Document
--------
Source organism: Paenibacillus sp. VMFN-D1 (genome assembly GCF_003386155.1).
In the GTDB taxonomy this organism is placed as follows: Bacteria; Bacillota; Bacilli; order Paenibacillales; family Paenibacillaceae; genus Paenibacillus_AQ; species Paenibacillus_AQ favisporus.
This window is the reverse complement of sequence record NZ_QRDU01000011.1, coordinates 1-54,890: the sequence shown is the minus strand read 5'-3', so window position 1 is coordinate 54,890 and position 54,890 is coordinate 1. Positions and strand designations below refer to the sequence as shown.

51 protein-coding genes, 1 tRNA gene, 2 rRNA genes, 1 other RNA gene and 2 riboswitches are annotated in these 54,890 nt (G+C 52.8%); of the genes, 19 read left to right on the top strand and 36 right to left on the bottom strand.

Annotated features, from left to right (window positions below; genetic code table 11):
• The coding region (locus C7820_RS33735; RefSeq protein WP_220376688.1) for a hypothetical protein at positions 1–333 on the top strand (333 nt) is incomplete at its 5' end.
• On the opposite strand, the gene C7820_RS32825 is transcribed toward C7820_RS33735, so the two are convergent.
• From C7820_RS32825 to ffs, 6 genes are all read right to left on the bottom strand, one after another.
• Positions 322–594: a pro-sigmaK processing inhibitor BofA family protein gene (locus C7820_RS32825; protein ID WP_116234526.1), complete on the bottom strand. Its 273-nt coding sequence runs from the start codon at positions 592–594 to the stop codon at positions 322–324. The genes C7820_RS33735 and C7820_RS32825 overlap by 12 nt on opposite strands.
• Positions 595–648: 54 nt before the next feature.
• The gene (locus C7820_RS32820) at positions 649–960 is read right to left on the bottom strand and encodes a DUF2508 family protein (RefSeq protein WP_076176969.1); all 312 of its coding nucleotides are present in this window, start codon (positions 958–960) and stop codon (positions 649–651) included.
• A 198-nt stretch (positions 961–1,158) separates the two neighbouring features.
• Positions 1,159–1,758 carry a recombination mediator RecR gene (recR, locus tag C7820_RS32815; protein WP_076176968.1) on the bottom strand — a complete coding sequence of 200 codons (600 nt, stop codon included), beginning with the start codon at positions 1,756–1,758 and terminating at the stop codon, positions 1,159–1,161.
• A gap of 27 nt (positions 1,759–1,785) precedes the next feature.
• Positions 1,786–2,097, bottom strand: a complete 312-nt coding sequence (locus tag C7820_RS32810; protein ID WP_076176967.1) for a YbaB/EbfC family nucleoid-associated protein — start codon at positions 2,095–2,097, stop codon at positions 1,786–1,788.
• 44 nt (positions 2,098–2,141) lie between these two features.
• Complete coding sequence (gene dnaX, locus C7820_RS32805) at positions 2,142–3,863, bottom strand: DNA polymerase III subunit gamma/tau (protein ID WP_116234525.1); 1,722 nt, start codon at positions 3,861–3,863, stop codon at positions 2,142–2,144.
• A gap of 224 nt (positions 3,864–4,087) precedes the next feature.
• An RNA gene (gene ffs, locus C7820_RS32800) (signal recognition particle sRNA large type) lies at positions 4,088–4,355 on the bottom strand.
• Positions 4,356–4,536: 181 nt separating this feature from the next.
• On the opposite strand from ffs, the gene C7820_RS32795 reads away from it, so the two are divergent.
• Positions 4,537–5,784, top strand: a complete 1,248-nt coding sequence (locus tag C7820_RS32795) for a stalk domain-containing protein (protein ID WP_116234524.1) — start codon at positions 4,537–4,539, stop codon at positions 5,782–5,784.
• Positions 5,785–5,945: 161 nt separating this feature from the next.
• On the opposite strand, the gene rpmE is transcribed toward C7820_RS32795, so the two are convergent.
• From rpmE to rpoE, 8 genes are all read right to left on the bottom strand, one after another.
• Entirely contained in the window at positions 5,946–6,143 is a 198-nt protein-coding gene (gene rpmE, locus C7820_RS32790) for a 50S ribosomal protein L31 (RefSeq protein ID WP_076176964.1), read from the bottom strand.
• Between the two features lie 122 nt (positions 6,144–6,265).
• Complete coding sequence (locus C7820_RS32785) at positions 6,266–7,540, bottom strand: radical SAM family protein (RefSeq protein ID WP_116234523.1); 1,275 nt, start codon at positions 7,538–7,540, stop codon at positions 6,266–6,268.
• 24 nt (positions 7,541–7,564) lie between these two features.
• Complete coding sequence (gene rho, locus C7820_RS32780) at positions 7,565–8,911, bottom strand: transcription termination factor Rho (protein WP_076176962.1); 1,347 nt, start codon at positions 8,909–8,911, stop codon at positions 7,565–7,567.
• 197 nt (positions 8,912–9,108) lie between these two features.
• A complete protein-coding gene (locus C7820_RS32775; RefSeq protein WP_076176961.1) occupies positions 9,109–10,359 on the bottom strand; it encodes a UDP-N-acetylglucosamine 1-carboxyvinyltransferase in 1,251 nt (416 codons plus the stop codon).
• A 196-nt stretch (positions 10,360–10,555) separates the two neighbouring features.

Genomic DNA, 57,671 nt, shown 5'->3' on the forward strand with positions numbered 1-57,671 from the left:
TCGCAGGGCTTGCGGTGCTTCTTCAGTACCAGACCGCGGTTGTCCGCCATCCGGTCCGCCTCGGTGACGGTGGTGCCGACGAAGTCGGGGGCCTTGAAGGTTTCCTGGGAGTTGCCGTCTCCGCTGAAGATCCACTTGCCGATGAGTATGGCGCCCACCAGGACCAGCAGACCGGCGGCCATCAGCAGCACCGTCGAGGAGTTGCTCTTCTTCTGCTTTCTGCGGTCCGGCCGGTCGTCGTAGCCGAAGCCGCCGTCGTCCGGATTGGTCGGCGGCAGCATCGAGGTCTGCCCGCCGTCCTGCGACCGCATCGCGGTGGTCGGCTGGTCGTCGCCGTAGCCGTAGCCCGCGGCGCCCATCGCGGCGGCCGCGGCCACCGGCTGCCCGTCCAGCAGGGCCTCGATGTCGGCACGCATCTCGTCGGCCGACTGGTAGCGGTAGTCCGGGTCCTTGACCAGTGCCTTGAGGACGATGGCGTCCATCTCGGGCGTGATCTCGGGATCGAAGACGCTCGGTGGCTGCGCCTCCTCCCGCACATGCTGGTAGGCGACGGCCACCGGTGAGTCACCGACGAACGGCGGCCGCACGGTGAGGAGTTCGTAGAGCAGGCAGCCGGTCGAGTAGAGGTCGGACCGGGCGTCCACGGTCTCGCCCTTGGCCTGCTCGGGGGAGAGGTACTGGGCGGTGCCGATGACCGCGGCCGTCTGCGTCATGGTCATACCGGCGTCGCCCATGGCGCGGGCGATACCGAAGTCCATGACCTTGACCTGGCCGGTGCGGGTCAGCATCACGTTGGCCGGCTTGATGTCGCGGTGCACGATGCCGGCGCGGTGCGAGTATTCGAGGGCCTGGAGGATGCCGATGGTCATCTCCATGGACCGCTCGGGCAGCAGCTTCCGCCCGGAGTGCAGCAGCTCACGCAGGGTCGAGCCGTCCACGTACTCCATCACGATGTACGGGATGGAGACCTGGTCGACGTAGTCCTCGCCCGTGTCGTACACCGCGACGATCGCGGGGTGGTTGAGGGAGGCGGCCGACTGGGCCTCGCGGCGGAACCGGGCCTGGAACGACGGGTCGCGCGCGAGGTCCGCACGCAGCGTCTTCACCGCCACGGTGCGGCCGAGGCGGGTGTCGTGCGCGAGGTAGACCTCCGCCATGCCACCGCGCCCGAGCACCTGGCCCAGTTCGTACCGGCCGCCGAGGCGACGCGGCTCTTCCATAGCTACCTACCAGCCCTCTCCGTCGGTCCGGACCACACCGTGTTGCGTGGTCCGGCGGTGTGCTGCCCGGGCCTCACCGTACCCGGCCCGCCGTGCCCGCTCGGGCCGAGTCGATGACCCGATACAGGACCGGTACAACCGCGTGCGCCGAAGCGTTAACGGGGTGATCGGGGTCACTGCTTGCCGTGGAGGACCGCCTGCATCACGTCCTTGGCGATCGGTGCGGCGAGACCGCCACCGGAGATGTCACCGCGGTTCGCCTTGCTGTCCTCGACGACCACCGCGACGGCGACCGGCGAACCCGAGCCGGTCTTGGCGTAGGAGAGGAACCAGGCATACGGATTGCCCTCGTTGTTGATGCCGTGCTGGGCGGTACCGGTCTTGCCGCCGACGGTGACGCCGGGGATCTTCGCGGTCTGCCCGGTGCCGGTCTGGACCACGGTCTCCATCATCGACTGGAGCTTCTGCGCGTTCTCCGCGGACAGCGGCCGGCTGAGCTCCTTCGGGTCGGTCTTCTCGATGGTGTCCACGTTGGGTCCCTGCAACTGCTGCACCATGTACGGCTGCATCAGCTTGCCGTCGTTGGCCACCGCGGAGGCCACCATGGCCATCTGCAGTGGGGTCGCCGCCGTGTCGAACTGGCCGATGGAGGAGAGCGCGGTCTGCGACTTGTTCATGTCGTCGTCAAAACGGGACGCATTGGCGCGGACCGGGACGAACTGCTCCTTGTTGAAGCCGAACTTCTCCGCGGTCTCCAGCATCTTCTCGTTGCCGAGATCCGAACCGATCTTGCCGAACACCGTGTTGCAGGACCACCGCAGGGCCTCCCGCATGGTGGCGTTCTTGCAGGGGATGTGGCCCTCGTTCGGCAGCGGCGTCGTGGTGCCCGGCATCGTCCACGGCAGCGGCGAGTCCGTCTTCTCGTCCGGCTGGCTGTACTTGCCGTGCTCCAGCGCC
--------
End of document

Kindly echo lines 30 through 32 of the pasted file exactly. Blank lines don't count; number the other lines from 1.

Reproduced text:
• Complete coding sequence (gene rho, locus C7820_RS32780) at positions 7,565–8,911, bottom strand: transcription termination factor Rho (protein WP_076176962.1); 1,347 nt, start codon at positions 8,909–8,911, stop codon at positions 7,565–7,567.
• 197 nt (positions 8,912–9,108) lie between these two features.
• A complete protein-coding gene (locus C7820_RS32775; RefSeq protein WP_076176961.1) occupies positions 9,109–10,359 on the bottom strand; it encodes a UDP-N-acetylglucosamine 1-carboxyvinyltransferase in 1,251 nt (416 codons plus the stop codon).